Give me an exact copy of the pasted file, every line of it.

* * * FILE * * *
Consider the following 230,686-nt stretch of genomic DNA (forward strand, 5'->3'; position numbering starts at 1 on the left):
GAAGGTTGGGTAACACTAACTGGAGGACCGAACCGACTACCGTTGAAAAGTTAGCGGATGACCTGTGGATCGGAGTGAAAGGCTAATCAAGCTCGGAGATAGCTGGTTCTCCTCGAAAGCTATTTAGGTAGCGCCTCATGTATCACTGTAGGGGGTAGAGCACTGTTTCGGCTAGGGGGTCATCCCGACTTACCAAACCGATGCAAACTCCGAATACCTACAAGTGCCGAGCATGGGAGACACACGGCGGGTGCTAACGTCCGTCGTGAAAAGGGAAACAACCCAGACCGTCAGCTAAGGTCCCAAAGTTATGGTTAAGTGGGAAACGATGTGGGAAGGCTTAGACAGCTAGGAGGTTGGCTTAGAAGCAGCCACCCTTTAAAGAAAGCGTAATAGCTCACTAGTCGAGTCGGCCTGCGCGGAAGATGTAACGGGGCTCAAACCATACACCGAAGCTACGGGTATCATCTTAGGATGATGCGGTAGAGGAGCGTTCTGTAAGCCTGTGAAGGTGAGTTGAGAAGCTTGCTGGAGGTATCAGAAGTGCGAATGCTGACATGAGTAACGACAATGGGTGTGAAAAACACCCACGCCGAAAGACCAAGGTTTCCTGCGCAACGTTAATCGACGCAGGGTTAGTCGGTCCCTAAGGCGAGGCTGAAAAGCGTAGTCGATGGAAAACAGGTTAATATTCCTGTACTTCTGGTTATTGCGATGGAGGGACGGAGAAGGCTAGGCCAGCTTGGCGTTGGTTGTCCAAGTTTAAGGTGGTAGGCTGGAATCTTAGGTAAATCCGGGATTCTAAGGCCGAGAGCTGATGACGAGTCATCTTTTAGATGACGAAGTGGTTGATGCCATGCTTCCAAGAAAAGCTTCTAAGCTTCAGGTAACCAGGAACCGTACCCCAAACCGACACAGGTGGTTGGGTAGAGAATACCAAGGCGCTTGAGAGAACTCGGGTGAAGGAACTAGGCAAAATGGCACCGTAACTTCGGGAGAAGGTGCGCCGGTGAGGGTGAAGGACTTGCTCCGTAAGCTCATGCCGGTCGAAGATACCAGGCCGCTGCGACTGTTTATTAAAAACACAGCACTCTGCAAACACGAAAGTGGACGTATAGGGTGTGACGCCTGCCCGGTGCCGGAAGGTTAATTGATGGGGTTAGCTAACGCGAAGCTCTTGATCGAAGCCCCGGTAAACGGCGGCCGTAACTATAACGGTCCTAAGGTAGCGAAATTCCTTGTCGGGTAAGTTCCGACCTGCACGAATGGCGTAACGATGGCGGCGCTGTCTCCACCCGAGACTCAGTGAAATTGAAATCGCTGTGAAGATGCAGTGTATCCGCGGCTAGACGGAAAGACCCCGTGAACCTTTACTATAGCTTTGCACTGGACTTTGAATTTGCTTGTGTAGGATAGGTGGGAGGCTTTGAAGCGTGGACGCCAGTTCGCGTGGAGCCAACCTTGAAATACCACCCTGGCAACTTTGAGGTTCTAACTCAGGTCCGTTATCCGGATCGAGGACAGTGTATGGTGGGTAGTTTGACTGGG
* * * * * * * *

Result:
Consider the following 230,686-nt stretch of genomic DNA (forward strand, 5'->3'; position numbering starts at 1 on the left):
GAAGGTTGGGTAACACTAACTGGAGGACCGAACCGACTACCGTTGAAAAGTTAGCGGATGACCTGTGGATCGGAGTGAAAGGCTAATCAAGCTCGGAGATAGCTGGTTCTCCTCGAAAGCTATTTAGGTAGCGCCTCATGTATCACTGTAGGGGGTAGAGCACTGTTTCGGCTAGGGGGTCATCCCGACTTACCAAACCGATGCAAACTCCGAATACCTACAAGTGCCGAGCATGGGAGACACACGGCGGGTGCTAACGTCCGTCGTGAAAAGGGAAACAACCCAGACCGTCAGCTAAGGTCCCAAAGTTATGGTTAAGTGGGAAACGATGTGGGAAGGCTTAGACAGCTAGGAGGTTGGCTTAGAAGCAGCCACCCTTTAAAGAAAGCGTAATAGCTCACTAGTCGAGTCGGCCTGCGCGGAAGATGTAACGGGGCTCAAACCATACACCGAAGCTACGGGTATCATCTTAGGATGATGCGGTAGAGGAGCGTTCTGTAAGCCTGTGAAGGTGAGTTGAGAAGCTTGCTGGAGGTATCAGAAGTGCGAATGCTGACATGAGTAACGACAATGGGTGTGAAAAACACCCACGCCGAAAGACCAAGGTTTCCTGCGCAACGTTAATCGACGCAGGGTTAGTCGGTCCCTAAGGCGAGGCTGAAAAGCGTAGTCGATGGAAAACAGGTTAATATTCCTGTACTTCTGGTTATTGCGATGGAGGGACGGAGAAGGCTAGGCCAGCTTGGCGTTGGTTGTCCAAGTTTAAGGTGGTAGGCTGGAATCTTAGGTAAATCCGGGATTCTAAGGCCGAGAGCTGATGACGAGTCATCTTTTAGATGACGAAGTGGTTGATGCCATGCTTCCAAGAAAAGCTTCTAAGCTTCAGGTAACCAGGAACCGTACCCCAAACCGACACAGGTGGTTGGGTAGAGAATACCAAGGCGCTTGAGAGAACTCGGGTGAAGGAACTAGGCAAAATGGCACCGTAACTTCGGGAGAAGGTGCGCCGGTGAGGGTGAAGGACTTGCTCCGTAAGCTCATGCCGGTCGAAGATACCAGGCCGCTGCGACTGTTTATTAAAAACACAGCACTCTGCAAACACGAAAGTGGACGTATAGGGTGTGACGCCTGCCCGGTGCCGGAAGGTTAATTGATGGGGTTAGCTAACGCGAAGCTCTTGATCGAAGCCCCGGTAAACGGCGGCCGTAACTATAACGGTCCTAAGGTAGCGAAATTCCTTGTCGGGTAAGTTCCGACCTGCACGAATGGCGTAACGATGGCGGCGCTGTCTCCACCCGAGACTCAGTGAAATTGAAATCGCTGTGAAGATGCAGTGTATCCGCGGCTAGACGGAAAGACCCCGTGAACCTTTACTATAGCTTTGCACTGGACTTTGAATTTGCTTGTGTAGGATAGGTGGGAGGCTTTGAAGCGTGGACGCCAGTTCGCGTGGAGCCAACCTTGAAATACCACCCTGGCAACTTTGAGGTTCTAACTCAGGTCCGTTATCCGGATCGAGGACAGTGTATGGTGGGTAGTTTGACTGGG